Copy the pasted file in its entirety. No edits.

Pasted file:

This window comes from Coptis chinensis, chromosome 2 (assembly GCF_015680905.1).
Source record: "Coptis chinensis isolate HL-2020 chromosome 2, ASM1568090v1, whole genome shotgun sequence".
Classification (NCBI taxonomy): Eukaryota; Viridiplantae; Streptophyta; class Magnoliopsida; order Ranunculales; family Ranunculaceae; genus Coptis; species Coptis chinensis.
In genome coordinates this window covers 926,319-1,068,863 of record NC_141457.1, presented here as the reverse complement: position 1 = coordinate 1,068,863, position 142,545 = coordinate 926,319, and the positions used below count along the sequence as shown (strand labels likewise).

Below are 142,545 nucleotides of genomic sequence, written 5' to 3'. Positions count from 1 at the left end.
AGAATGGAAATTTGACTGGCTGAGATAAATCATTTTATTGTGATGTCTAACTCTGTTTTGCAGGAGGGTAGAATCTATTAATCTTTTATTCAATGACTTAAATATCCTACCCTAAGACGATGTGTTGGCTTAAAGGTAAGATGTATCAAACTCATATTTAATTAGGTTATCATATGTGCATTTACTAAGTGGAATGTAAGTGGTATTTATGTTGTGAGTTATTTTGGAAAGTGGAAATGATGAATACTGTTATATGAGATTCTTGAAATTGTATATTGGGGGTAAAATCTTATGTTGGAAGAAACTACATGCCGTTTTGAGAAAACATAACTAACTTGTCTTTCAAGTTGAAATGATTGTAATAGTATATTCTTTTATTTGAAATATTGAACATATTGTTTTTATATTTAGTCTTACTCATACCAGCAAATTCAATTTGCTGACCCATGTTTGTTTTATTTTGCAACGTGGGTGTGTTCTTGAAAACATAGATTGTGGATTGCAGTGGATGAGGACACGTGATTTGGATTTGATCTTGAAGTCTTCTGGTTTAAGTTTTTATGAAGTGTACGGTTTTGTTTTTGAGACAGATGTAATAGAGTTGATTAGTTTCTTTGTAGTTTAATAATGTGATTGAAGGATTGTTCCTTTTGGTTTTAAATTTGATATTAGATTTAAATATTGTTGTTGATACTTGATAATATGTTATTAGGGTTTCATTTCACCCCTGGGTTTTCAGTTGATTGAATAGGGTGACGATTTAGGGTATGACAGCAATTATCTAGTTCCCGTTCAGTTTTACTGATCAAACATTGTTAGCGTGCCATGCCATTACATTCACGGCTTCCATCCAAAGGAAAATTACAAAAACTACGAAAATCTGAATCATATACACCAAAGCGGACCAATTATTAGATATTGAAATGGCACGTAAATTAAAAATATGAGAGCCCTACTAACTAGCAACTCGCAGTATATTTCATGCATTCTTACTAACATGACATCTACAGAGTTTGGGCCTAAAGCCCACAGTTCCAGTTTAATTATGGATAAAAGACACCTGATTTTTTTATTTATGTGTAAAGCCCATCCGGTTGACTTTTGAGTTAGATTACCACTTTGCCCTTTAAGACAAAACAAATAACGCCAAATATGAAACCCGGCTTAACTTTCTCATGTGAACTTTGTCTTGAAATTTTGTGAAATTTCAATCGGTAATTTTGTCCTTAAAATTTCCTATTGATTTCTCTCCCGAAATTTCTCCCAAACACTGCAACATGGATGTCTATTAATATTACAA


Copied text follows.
This window comes from Coptis chinensis, chromosome 2 (assembly GCF_015680905.1).
Source record: "Coptis chinensis isolate HL-2020 chromosome 2, ASM1568090v1, whole genome shotgun sequence".
Classification (NCBI taxonomy): Eukaryota; Viridiplantae; Streptophyta; class Magnoliopsida; order Ranunculales; family Ranunculaceae; genus Coptis; species Coptis chinensis.
In genome coordinates this window covers 926,319-1,068,863 of record NC_141457.1, presented here as the reverse complement: position 1 = coordinate 1,068,863, position 142,545 = coordinate 926,319, and the positions used below count along the sequence as shown (strand labels likewise).

Below are 142,545 nucleotides of genomic sequence, written 5' to 3'. Positions count from 1 at the left end.
AGAATGGAAATTTGACTGGCTGAGATAAATCATTTTATTGTGATGTCTAACTCTGTTTTGCAGGAGGGTAGAATCTATTAATCTTTTATTCAATGACTTAAATATCCTACCCTAAGACGATGTGTTGGCTTAAAGGTAAGATGTATCAAACTCATATTTAATTAGGTTATCATATGTGCATTTACTAAGTGGAATGTAAGTGGTATTTATGTTGTGAGTTATTTTGGAAAGTGGAAATGATGAATACTGTTATATGAGATTCTTGAAATTGTATATTGGGGGTAAAATCTTATGTTGGAAGAAACTACATGCCGTTTTGAGAAAACATAACTAACTTGTCTTTCAAGTTGAAATGATTGTAATAGTATATTCTTTTATTTGAAATATTGAACATATTGTTTTTATATTTAGTCTTACTCATACCAGCAAATTCAATTTGCTGACCCATGTTTGTTTTATTTTGCAACGTGGGTGTGTTCTTGAAAACATAGATTGTGGATTGCAGTGGATGAGGACACGTGATTTGGATTTGATCTTGAAGTCTTCTGGTTTAAGTTTTTATGAAGTGTACGGTTTTGTTTTTGAGACAGATGTAATAGAGTTGATTAGTTTCTTTGTAGTTTAATAATGTGATTGAAGGATTGTTCCTTTTGGTTTTAAATTTGATATTAGATTTAAATATTGTTGTTGATACTTGATAATATGTTATTAGGGTTTCATTTCACCCCTGGGTTTTCAGTTGATTGAATAGGGTGACGATTTAGGGTATGACAGCAATTATCTAGTTCCCGTTCAGTTTTACTGATCAAACATTGTTAGCGTGCCATGCCATTACATTCACGGCTTCCATCCAAAGGAAAATTACAAAAACTACGAAAATCTGAATCATATACACCAAAGCGGACCAATTATTAGATATTGAAATGGCACGTAAATTAAAAATATGAGAGCCCTACTAACTAGCAACTCGCAGTATATTTCATGCATTCTTACTAACATGACATCTACAGAGTTTGGGCCTAAAGCCCACAGTTCCAGTTTAATTATGGATAAAAGACACCTGATTTTTTTATTTATGTGTAAAGCCCATCCGGTTGACTTTTGAGTTAGATTACCACTTTGCCCTTTAAGACAAAACAAATAACGCCAAATATGAAACCCGGCTTAACTTTCTCATGTGAACTTTGTCTTGAAATTTTGTGAAATTTCAATCGGTAATTTTGTCCTTAAAATTTCCTATTGATTTCTCTCCCGAAATTTCTCCCAAACACTGCAACATGGATGTCTATTAATATTACAA